I’ve Been Driving in My Car

In 1992 Madness came cruising down the highway of MTV singing “I’ve been driving in my car, I’m satisfied I’ve got this far.” Their catchy song became famous and still to this day it enjoys regular airtime on live radio. Personally – as a driver – whenever I hear Driving In My Car it can make me feel like singing along, particularly so while I’m driving in my car. However, I recently started asking myself; “what if I wasn’t driving in my car? What if I didn’t have a car? Would that song still feel catchy? Would my life be any different?” Then I started to look at the bipedal laggards around me and I realized how brilliant it is to have a car and I realized that life without wheels is incomparable to life in the driver’s seat.

Acquiring your first car and driver’s license is a life-changing experience. It unchains you from a life of truly restricted mobility and after you find yourself driving for a couple of years the thought of living without a car becomes painfully inconceivable. Adapting to pedestrian mode once in a blue moon when your motor goes for servicing or repairs is like falling ill and losing your smartphone at the same time. Such an experience is a reminder that in life we only seem to appreciate a healthy purr after it has been numbed into respite.

The dramatic enhancements imposed by upgrading from two legs to four wheels are innumerable. Freedom, flexibility, independence, adventure and so many other wonderful joys are contained within the magic of a car key. There is also an empowerment in driving; it can make you feel powerful to know that you are in control of such a high-powered lump of lightening speed steel. With that said there is also a very important sense of responsibility in operating a car. As a driver you have a responsibility to be safe and careful, you have a responsibility to obey the rules of the road and sustain a degree of vigilance. Feeling competent enough to exercise vigilance and responsibility in the driver’s seat of a car is a fulfilling ingredient in the life of any proud self-sufficient adult. In other words, driving a car is good for your confidence and self-esteem.

Being able to hop into your car and drive anywhere is so much more expansive than being confined to a bus pass. There is an exploratory benefit to having the luxury of a car; it allows you to venture beyond the boundaries of your local town, neighborhood, city etc. From this perspective it could also be said that driving can grant one access to a broader horizon of discovery. It can make inaccessible locations become accessible. Even job opportunities increase with the possession of a driver’s license. Lots of decent jobs ask their potential candidates if they have access to a car because plenty of jobs require long-distance travel that cannot be attained through other modes of transport. Then there’s the comfort of staying dry and warm through inclement weather conditions. As a car owner you’ll no longer have to be a poor bugger that wades through a snowstorm on a cold winter’s morning. You’ll no longer have to brave the conditions of frostbitten fingers, icicle snots, chattering teeth and wet feet. Rather, you’ll enjoy the luxuries of an incubator packing 25 degrees of heat, music, chat shows, air fresheners and an assortment of other add-ons that don’t come with a pair of wellies.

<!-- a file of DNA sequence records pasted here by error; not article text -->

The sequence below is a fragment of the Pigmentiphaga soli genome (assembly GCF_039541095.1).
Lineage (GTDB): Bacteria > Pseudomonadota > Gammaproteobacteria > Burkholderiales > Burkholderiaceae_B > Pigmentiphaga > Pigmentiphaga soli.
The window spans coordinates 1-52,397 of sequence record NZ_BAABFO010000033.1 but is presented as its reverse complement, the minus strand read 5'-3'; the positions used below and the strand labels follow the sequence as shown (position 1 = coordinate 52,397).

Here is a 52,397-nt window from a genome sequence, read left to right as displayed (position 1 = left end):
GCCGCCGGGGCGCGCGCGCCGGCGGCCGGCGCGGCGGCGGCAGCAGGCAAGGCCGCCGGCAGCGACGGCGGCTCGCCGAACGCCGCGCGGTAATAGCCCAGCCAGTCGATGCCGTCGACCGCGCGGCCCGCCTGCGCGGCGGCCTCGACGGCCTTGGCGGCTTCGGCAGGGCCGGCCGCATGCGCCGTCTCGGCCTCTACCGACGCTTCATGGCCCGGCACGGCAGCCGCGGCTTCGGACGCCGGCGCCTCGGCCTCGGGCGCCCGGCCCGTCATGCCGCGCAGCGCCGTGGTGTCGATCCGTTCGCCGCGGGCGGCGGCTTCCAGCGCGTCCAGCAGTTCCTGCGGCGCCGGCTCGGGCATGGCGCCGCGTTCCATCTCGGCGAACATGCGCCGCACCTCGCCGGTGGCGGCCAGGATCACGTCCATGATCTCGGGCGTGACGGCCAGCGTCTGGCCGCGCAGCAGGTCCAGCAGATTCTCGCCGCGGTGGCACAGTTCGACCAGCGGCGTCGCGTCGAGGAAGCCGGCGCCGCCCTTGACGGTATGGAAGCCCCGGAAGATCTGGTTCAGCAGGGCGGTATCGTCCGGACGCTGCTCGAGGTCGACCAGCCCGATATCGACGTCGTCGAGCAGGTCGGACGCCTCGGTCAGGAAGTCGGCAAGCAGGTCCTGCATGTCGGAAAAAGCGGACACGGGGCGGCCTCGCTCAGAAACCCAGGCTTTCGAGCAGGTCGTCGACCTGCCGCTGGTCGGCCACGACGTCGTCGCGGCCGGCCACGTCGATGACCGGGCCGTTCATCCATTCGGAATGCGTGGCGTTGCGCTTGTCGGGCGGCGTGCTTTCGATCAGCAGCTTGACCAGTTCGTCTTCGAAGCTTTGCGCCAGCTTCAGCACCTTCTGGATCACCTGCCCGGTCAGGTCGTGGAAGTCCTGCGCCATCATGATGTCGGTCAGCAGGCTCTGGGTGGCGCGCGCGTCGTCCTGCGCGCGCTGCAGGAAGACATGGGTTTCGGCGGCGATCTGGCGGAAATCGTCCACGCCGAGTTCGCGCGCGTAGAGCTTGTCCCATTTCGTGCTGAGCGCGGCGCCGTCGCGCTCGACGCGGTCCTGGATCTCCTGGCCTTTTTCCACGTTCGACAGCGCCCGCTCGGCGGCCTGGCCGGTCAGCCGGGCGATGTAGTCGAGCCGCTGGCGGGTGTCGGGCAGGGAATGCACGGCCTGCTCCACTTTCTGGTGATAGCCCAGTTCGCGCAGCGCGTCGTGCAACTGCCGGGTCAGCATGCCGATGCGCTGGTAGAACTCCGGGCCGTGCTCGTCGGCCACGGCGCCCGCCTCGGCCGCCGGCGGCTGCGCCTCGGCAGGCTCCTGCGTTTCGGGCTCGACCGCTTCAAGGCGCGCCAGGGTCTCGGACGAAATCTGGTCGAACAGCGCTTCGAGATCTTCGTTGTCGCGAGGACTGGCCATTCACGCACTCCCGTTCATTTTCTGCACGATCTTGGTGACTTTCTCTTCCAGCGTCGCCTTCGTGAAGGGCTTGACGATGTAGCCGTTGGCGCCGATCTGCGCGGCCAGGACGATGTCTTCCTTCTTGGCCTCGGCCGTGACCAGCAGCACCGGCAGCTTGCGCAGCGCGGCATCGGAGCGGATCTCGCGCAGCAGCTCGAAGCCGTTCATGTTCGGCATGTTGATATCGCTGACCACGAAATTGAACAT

So, after weighing up some of the disparities between drivers and non-drivers it becomes glaringly obvious that the non-drivers are totally missing out. I could never really understand why anyone above the age of 30 would not want the ability to drive. As an individual that fancied nothing more than my first automobile at 17 I find it hard to comprehend the mentality of those that never expressed one iota of interest in learning how to drive. Being deprived of the ability to drive means that you’re going to spend your life being dependent on other people who can drive. As an individual who strove for independence in life I felt a lot of dead weight in my former acquaintances who always implored me for a lift in my car. The experience of non-driver people bumming lifts off you all the time can grow tiresome after several years and this combined with all the other contrasts between drivers and non-drivers leads me to conclude by taking note of the fact that in life there are winners and there are losers, and so, if by the age of 30 you don’t know how to drive a car then it is likely (but not guaranteed) that you are a loser, you are missing out, and you should probably sort it out and LEARN HOW TO DRIVE!